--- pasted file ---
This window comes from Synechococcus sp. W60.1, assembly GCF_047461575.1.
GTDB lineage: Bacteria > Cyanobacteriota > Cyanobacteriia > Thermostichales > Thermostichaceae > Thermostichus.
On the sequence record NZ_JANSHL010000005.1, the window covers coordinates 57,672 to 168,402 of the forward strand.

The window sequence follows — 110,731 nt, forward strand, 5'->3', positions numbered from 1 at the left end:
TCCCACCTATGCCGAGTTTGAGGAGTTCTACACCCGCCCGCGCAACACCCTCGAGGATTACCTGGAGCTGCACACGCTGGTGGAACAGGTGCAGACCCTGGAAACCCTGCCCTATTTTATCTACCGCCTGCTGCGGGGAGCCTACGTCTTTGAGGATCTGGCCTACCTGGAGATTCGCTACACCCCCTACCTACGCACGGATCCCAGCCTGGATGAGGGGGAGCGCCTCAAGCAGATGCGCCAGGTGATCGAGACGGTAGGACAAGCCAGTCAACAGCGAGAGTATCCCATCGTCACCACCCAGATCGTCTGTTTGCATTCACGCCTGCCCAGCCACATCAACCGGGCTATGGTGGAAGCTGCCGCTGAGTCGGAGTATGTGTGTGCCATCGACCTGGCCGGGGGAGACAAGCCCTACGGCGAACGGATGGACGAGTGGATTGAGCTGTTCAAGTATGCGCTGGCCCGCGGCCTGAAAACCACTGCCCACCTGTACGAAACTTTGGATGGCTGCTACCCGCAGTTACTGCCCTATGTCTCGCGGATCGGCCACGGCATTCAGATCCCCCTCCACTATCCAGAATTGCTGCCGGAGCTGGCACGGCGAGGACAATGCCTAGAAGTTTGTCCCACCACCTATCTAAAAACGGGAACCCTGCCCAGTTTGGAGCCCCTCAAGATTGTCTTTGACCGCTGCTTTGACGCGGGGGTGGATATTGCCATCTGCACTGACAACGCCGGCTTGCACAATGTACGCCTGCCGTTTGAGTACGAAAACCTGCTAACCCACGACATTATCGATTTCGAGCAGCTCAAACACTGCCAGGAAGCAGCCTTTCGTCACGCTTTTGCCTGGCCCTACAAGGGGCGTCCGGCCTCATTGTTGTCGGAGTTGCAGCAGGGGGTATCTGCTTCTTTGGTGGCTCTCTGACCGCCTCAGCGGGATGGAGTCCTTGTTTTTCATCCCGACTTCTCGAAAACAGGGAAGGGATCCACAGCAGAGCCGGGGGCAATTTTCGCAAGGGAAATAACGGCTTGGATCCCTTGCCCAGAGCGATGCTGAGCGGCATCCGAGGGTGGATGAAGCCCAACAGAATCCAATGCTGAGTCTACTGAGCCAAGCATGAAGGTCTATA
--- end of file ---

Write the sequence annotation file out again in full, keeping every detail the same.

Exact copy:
This window comes from Synechococcus sp. W60.1, assembly GCF_047461575.1.
GTDB lineage: Bacteria > Cyanobacteriota > Cyanobacteriia > Thermostichales > Thermostichaceae > Thermostichus.
On the sequence record NZ_JANSHL010000005.1, the window covers coordinates 57,672 to 168,402 of the forward strand.

The window sequence follows — 110,731 nt, forward strand, 5'->3', positions numbered from 1 at the left end:
TCCCACCTATGCCGAGTTTGAGGAGTTCTACACCCGCCCGCGCAACACCCTCGAGGATTACCTGGAGCTGCACACGCTGGTGGAACAGGTGCAGACCCTGGAAACCCTGCCCTATTTTATCTACCGCCTGCTGCGGGGAGCCTACGTCTTTGAGGATCTGGCCTACCTGGAGATTCGCTACACCCCCTACCTACGCACGGATCCCAGCCTGGATGAGGGGGAGCGCCTCAAGCAGATGCGCCAGGTGATCGAGACGGTAGGACAAGCCAGTCAACAGCGAGAGTATCCCATCGTCACCACCCAGATCGTCTGTTTGCATTCACGCCTGCCCAGCCACATCAACCGGGCTATGGTGGAAGCTGCCGCTGAGTCGGAGTATGTGTGTGCCATCGACCTGGCCGGGGGAGACAAGCCCTACGGCGAACGGATGGACGAGTGGATTGAGCTGTTCAAGTATGCGCTGGCCCGCGGCCTGAAAACCACTGCCCACCTGTACGAAACTTTGGATGGCTGCTACCCGCAGTTACTGCCCTATGTCTCGCGGATCGGCCACGGCATTCAGATCCCCCTCCACTATCCAGAATTGCTGCCGGAGCTGGCACGGCGAGGACAATGCCTAGAAGTTTGTCCCACCACCTATCTAAAAACGGGAACCCTGCCCAGTTTGGAGCCCCTCAAGATTGTCTTTGACCGCTGCTTTGACGCGGGGGTGGATATTGCCATCTGCACTGACAACGCCGGCTTGCACAATGTACGCCTGCCGTTTGAGTACGAAAACCTGCTAACCCACGACATTATCGATTTCGAGCAGCTCAAACACTGCCAGGAAGCAGCCTTTCGTCACGCTTTTGCCTGGCCCTACAAGGGGCGTCCGGCCTCATTGTTGTCGGAGTTGCAGCAGGGGGTATCTGCTTCTTTGGTGGCTCTCTGACCGCCTCAGCGGGATGGAGTCCTTGTTTTTCATCCCGACTTCTCGAAAACAGGGAAGGGATCCACAGCAGAGCCGGGGGCAATTTTCGCAAGGGAAATAACGGCTTGGATCCCTTGCCCAGAGCGATGCTGAGCGGCATCCGAGGGTGGATGAAGCCCAACAGAATCCAATGCTGAGTCTACTGAGCCAAGCATGAAGGTCTATA